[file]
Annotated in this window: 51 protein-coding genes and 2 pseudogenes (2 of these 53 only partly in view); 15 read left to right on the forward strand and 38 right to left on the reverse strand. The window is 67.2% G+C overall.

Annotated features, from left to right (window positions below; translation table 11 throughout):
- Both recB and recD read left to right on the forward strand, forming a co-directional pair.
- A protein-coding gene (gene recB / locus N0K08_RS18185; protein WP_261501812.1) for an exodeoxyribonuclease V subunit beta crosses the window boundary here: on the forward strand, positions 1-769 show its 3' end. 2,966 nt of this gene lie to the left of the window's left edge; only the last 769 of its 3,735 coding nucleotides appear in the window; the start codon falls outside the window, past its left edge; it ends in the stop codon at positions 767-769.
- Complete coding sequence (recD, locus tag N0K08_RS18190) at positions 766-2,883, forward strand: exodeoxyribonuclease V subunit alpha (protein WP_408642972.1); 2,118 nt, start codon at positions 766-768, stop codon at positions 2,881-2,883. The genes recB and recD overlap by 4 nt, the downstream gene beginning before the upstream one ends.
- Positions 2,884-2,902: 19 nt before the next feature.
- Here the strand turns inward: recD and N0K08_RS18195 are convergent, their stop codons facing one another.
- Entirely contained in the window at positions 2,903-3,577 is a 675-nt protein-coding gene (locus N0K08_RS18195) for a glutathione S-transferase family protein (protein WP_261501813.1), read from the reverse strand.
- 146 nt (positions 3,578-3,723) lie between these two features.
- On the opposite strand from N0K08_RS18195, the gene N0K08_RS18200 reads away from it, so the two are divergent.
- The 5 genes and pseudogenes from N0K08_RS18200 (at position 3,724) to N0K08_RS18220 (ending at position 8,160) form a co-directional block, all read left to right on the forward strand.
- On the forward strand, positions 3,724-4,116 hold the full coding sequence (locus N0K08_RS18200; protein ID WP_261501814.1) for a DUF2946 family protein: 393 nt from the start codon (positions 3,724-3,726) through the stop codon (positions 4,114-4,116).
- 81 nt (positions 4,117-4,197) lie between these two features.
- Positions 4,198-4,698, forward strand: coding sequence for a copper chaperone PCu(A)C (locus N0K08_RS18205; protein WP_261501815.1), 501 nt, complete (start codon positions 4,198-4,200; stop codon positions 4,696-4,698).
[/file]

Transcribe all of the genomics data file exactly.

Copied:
Annotated in this window: 51 protein-coding genes and 2 pseudogenes (2 of these 53 only partly in view); 15 read left to right on the forward strand and 38 right to left on the reverse strand. The window is 67.2% G+C overall.

Annotated features, from left to right (window positions below; translation table 11 throughout):
- Both recB and recD read left to right on the forward strand, forming a co-directional pair.
- A protein-coding gene (gene recB / locus N0K08_RS18185; protein WP_261501812.1) for an exodeoxyribonuclease V subunit beta crosses the window boundary here: on the forward strand, positions 1-769 show its 3' end. 2,966 nt of this gene lie to the left of the window's left edge; only the last 769 of its 3,735 coding nucleotides appear in the window; the start codon falls outside the window, past its left edge; it ends in the stop codon at positions 767-769.
- Complete coding sequence (recD, locus tag N0K08_RS18190) at positions 766-2,883, forward strand: exodeoxyribonuclease V subunit alpha (protein WP_408642972.1); 2,118 nt, start codon at positions 766-768, stop codon at positions 2,881-2,883. The genes recB and recD overlap by 4 nt, the downstream gene beginning before the upstream one ends.
- Positions 2,884-2,902: 19 nt before the next feature.
- Here the strand turns inward: recD and N0K08_RS18195 are convergent, their stop codons facing one another.
- Entirely contained in the window at positions 2,903-3,577 is a 675-nt protein-coding gene (locus N0K08_RS18195) for a glutathione S-transferase family protein (protein WP_261501813.1), read from the reverse strand.
- 146 nt (positions 3,578-3,723) lie between these two features.
- On the opposite strand from N0K08_RS18195, the gene N0K08_RS18200 reads away from it, so the two are divergent.
- The 5 genes and pseudogenes from N0K08_RS18200 (at position 3,724) to N0K08_RS18220 (ending at position 8,160) form a co-directional block, all read left to right on the forward strand.
- On the forward strand, positions 3,724-4,116 hold the full coding sequence (locus N0K08_RS18200; protein ID WP_261501814.1) for a DUF2946 family protein: 393 nt from the start codon (positions 3,724-3,726) through the stop codon (positions 4,114-4,116).
- 81 nt (positions 4,117-4,197) lie between these two features.
- Positions 4,198-4,698, forward strand: coding sequence for a copper chaperone PCu(A)C (locus N0K08_RS18205; protein WP_261501815.1), 501 nt, complete (start codon positions 4,198-4,200; stop codon positions 4,696-4,698).